The cipher (monogram) of Queen Elizabeth is comprised of the initials ER — from the Latin version of her name and title, Elizabetha Regina.
11d See letter reproduced in daily newspapers once here (5,6)
The Financial Times (FT) is a British international business newspaper [conspicuously published on pink newsprint].
Fleet Street is a street in the City of London which was the origin and home of the British newspapers until the 1980s. Even though the last major British news office, Reuters, left in 2005, the term Fleet Street continues to be used as a metonym for the British national press.
18d Demanding America supports old foreign leader (7)
Nero (37 – 68) was Roman Emperor from 54 to 68. In 64, most of Rome was destroyed in the Great Fire of Rome, which many Romans believed Nero himself had started in order to clear land for his planned palatial complex, the Domus Aurea.
19d Fantastic woman’s plump for artist (7)
Plump for means to decide definitely in favour of (one of two or more possibilities) ⇒
offered a choice of drinks, he plumped for brandy.
A Royal Academician (abbreviation RA) is a member of the Royal Academy of the Arts, an institution established in London in 1768, whose purpose is to cultivate painting, sculpture, and architecture in Britain.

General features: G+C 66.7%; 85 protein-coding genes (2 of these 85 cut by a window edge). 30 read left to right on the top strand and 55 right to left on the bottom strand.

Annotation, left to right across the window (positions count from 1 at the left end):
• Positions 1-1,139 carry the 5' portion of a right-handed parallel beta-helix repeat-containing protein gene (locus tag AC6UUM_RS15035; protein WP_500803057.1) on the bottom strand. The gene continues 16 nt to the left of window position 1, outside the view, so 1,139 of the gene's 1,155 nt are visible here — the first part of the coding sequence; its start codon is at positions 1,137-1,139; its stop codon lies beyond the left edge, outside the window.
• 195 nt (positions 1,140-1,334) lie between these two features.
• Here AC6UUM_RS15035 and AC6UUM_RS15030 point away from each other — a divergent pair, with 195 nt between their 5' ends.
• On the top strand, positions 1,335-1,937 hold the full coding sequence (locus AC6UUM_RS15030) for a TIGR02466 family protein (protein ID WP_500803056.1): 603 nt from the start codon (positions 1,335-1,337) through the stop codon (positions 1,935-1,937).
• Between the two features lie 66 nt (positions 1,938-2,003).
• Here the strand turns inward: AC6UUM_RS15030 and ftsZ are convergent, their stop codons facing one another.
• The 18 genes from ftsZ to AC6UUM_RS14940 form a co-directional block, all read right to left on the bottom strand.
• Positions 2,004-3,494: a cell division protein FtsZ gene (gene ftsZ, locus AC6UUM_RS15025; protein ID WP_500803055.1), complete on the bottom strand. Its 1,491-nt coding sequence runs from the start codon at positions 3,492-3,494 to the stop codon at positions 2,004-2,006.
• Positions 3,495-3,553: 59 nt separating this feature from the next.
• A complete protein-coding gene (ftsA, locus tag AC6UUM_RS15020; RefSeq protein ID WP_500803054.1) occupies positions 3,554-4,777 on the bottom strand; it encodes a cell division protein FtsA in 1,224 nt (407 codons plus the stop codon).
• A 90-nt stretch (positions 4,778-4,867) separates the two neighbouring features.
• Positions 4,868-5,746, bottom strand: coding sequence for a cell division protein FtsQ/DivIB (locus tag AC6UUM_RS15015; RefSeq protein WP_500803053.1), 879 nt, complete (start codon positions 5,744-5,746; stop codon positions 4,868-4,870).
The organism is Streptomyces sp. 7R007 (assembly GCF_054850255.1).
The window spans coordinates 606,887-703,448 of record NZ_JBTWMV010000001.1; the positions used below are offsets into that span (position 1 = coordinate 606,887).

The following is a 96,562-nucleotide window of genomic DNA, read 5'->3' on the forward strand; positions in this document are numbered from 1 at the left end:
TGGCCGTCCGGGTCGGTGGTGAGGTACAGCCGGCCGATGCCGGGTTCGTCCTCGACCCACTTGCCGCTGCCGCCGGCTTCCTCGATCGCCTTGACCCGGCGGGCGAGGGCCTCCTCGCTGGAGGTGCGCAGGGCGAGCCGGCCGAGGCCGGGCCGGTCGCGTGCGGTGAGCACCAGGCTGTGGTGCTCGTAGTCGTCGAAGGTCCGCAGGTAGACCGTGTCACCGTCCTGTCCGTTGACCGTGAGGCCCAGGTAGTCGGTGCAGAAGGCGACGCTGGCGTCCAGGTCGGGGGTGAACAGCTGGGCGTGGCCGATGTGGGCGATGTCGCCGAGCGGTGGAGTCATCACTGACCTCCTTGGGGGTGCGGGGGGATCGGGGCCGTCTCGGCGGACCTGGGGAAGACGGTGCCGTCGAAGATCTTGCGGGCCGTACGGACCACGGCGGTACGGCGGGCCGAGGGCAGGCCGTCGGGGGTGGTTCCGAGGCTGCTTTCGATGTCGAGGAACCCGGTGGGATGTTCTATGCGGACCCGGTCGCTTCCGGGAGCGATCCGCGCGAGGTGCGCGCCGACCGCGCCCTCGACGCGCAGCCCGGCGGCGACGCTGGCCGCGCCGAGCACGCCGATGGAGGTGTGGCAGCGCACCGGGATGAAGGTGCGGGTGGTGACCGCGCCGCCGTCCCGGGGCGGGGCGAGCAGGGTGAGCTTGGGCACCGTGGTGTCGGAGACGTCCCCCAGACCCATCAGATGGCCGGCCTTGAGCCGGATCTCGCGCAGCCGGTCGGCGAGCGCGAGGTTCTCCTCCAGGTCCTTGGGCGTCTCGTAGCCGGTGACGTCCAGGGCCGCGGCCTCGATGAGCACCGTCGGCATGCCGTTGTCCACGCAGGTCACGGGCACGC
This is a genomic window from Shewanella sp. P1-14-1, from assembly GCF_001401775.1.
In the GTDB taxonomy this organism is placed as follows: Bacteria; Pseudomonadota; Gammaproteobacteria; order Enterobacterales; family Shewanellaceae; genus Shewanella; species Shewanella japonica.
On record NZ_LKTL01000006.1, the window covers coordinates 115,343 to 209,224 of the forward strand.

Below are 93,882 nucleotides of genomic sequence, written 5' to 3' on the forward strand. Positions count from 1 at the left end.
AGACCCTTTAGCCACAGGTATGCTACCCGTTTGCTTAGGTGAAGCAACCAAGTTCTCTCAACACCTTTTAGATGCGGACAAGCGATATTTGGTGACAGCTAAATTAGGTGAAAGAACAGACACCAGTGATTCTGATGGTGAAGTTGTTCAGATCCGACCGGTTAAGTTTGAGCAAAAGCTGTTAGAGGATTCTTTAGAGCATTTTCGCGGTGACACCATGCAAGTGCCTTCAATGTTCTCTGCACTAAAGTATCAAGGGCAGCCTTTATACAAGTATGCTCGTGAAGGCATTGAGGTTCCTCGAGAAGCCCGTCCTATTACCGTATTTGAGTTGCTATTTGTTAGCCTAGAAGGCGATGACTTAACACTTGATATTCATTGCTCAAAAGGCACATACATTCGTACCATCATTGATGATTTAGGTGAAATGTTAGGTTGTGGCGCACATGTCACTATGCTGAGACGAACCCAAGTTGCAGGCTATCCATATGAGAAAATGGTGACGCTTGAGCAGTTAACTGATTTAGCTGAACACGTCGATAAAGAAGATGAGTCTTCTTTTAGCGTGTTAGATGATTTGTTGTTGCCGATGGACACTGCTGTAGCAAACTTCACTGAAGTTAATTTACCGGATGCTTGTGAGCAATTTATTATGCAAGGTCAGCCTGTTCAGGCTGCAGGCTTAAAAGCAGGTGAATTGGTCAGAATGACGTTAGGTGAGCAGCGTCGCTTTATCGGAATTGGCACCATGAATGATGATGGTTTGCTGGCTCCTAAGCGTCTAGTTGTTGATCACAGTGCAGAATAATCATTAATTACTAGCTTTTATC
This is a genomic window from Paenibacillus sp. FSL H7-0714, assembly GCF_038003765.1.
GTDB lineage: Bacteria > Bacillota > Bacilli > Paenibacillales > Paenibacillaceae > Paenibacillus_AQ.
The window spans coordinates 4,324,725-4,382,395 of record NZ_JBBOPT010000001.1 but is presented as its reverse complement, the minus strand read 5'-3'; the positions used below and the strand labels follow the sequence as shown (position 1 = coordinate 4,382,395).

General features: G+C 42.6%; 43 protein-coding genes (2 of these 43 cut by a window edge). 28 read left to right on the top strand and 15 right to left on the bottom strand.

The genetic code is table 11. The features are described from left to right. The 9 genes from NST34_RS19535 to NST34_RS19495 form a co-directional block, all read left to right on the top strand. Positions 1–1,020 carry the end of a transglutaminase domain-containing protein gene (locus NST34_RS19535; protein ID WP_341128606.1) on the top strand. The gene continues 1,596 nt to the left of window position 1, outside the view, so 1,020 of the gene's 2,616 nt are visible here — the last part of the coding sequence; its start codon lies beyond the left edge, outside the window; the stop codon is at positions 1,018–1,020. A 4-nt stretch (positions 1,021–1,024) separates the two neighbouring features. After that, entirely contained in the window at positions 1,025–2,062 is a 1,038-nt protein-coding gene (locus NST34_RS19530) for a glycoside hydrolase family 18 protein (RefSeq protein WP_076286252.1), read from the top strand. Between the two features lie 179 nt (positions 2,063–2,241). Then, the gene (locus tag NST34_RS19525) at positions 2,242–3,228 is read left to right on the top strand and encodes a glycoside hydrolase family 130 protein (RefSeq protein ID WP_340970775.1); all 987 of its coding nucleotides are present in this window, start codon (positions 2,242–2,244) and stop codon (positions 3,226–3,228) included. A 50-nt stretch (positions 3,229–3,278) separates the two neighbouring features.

In Greek mythology, Electra was the daughter of King Agamemnon and Queen Clytemnestra, and thus princess of Argos. She and her brother Orestes plotted revenge against their mother Clytemnestra and stepfather Aegisthus for the murder of their father, Agamemnon.
21d Hard to embrace alien deviation (6)
E.T. the Extra-Terrestrial (often referred to simply as E.T.) is a 1982 American science fiction film co-produced and directed by Steven Spielberg that tells the story of Elliott, a lonely boy who befriends an extraterrestrial, dubbed "E.T.", who is stranded on Earth. Elliott and his siblings help the extraterrestrial return home while attempting to keep it hidden from their mother and the government.
23d Issue raised on front of Sunday paper (5)
The Times is a British daily national newspaper, first published in London in 1785 under the title The Daily Universal Register (it became The Times on 1 January 1788). The Times and its sister paper The Sunday Times (founded in 1821) are published by Times Newspapers, since 1981 a subsidiary of News International, itself wholly owned by the News Corporation group headed by Rupert Murdoch. The Times and The Sunday Times do not share editorial staff, were founded independently and have only had common ownership since 1967.
Key to Reference Sources:Signing off for today — Falcon
 - The Chambers Dictionary, 11th Edition
 - Search Chambers - (Chambers 21st Century Dictionary)
 - TheFreeDictionary.com (American Heritage Dictionary)
 - TheFreeDictionary.com (Collins English Dictionary)
 - Oxford Dictionaries (Oxford Dictionary of English)
 - Oxford Dictionaries (Oxford American Dictionary)
 - Wikipedia
 - Reverso Online Dictionary (Collins French-English Dictionary)
 - Infoplease (Random House Unabridged Dictionary)
 - CollinsDictionary.com (Collins English Dictionary)